If you could visit one of the seven islands that make up the Canaries which would you choose?
The Canaries is not a destination I had ever thought of going to before but having done a little homework, it is now most definitely on my bucket list. Here’s why!
The archipelago is said to have the best climate in the world with a year round spring – not the spring we’ve just had here in the UK but the one we would have wished for!
What’s more, it is less than four hours flight time from London and in the same time zone, so jet lag isn’t a problem. There’s an abundance of spectacular scenery, that’s great for trekking through, glorious sandy beaches, azure blue waters and a traditional cuisine that is a subtle mix of Spanish, Portuguese and North African with the freshest of fish, tasty local cheeses and award-winning wines.
The islands also boast a colourful cultural heritage. Of course, you could opt to cruise all the Canary Islands but if you had to pick just one which island would you choose?
I didn’t realise just how beautiful and varied the Canary Islands are.
The smallest and most southerly of the islands, El Hierro, has a wonderful variety of landscapes from barren yet majestic volcanic craters and lava fields that flow into the bluest of seas to rugged green meadows with the twisted Sabinar trees and Canarian pine forests, all with a staggering diversity of plant life and untouched by mass tourism or industry.
La Palma has vineyards and orchards, rugged pine-clad ravines, lush green valleys as well as Martian-like lava fields. Home to the Gran Telescopio Canarias observatory, it is also the first Starlight Reserve in the world with laws controlling lighting in public places and night sky viewing points are currently being built all around the island.
Another island of staggering natural beauty, La Gomera, has tropical mountain forests and lush green valleys criss-crossed with hiking trails, banana groves and white-washed villages.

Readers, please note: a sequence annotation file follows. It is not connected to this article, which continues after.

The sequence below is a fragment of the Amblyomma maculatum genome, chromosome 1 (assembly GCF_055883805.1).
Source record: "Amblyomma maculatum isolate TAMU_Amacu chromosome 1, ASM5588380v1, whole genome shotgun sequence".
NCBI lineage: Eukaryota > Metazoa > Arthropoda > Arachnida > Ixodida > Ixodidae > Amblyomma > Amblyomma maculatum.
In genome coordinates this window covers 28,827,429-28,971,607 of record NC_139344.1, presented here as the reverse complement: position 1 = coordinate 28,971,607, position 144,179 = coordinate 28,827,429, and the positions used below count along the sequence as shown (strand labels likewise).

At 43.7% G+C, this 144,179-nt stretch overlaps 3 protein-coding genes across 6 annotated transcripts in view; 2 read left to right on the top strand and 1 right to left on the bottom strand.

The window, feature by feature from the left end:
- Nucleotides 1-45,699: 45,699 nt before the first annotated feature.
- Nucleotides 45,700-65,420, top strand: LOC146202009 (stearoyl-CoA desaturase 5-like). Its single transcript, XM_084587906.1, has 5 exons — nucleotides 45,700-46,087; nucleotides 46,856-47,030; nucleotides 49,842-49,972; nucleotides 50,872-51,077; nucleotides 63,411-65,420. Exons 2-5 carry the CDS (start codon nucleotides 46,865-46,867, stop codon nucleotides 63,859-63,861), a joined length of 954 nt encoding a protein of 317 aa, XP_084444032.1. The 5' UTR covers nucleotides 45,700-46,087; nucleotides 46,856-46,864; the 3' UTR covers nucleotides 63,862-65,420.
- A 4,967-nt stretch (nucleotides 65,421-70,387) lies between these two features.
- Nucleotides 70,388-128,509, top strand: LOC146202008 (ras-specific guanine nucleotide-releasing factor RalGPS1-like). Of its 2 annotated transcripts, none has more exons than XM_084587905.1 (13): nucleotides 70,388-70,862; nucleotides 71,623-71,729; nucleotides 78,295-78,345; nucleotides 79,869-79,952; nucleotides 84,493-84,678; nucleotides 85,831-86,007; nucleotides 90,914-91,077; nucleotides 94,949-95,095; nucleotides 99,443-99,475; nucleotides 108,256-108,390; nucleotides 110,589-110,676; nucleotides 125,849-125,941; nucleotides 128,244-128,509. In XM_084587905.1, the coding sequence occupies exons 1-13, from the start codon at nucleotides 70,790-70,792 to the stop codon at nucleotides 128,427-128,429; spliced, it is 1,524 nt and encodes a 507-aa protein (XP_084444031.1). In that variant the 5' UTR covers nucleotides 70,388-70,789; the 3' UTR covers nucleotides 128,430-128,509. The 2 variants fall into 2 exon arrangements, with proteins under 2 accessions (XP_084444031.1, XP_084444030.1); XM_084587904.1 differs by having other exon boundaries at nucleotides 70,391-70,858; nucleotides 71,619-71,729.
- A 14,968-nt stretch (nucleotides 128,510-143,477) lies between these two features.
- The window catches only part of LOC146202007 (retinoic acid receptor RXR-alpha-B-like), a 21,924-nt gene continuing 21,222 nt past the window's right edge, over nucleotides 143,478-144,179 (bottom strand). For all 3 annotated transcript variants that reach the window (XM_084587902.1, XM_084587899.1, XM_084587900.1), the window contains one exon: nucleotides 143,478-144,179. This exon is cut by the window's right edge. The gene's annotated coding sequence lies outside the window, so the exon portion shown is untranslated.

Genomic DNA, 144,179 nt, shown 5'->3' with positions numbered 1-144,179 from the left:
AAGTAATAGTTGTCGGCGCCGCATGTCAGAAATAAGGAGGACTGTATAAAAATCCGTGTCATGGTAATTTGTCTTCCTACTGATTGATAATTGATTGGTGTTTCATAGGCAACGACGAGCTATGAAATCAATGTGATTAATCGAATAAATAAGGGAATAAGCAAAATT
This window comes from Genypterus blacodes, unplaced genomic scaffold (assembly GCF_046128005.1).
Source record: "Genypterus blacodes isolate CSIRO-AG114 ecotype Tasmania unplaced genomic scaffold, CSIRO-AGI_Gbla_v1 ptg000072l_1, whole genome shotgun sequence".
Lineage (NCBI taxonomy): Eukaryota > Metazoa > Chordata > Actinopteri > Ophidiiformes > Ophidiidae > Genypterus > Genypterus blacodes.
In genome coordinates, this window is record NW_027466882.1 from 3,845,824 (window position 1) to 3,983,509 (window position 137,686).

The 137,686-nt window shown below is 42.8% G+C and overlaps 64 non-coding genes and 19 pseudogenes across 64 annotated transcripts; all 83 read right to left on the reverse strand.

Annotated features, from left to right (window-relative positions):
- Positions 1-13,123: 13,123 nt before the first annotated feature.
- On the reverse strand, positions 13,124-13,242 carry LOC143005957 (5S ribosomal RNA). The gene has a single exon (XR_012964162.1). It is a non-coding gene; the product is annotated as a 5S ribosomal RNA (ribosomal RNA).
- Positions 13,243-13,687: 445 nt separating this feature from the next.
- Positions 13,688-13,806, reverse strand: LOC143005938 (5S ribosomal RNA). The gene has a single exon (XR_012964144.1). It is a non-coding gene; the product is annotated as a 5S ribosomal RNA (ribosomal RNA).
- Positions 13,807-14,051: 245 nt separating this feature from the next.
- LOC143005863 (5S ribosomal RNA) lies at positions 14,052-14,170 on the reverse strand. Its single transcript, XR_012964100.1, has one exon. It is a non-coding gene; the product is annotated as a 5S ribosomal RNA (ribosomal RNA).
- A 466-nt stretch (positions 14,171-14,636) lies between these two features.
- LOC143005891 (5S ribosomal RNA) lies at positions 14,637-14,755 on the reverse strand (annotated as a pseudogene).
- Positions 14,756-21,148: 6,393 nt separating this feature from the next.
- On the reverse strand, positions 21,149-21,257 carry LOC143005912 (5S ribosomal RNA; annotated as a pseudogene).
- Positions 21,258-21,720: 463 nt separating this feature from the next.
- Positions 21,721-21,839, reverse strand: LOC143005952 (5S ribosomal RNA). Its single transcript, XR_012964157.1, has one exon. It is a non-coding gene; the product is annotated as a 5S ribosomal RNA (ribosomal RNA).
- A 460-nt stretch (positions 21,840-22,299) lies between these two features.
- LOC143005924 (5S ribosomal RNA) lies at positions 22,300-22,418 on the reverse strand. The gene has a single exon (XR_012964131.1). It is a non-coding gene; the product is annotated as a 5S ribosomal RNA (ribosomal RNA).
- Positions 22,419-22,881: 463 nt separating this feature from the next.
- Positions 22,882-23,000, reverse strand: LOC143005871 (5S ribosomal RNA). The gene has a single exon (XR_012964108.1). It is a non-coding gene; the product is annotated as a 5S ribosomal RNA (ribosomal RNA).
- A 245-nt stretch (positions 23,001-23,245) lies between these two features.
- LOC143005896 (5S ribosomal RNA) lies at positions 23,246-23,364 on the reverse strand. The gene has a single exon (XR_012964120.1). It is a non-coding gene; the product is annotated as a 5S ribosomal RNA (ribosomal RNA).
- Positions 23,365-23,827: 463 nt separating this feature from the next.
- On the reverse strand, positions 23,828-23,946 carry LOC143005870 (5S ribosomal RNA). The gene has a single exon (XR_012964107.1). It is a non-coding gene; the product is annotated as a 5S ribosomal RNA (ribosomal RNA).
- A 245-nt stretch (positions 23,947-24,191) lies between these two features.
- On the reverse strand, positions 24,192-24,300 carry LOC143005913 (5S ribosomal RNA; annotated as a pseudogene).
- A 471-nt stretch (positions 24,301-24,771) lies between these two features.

The largest of the islands, Tenerife, is well known for its package holidays but much of island remains untouched, there to be enjoyed by those who seek it. Almost 50% of the island is under the protection of the Red Canaria de Espacios Naturales Protegidos (Canary Islands Network for Protected Natural Areas).
On Gran Canaria you’ll find everything from sleepy villages in green valleys surrounded by pine-clad mountains to vast sand dunes and luxury yacht-filled marinas next to lively, built-up resorts.
While all the islands have some lovely beaches those on Fuerteventura are said to be the best. It’s a haven for kitesurfers and windsurfers. Vast stretches of sand lie between crystal clear waters and the rugged of mountains.
All over the island of Lanzarote you’ll find examples of the architecture of environmentalist, César Manrique, who saved the island from mass development. No bill-boards or high rises (apart from just the one) are allowed. The landscape is barren but dramatic and there are plenty of beautiful beaches.
Which island would you choose?
All photographs courtesy of ©Turismo de Canarias
Disclaimer: This post was brought to you in association with Turismo de Canarias.
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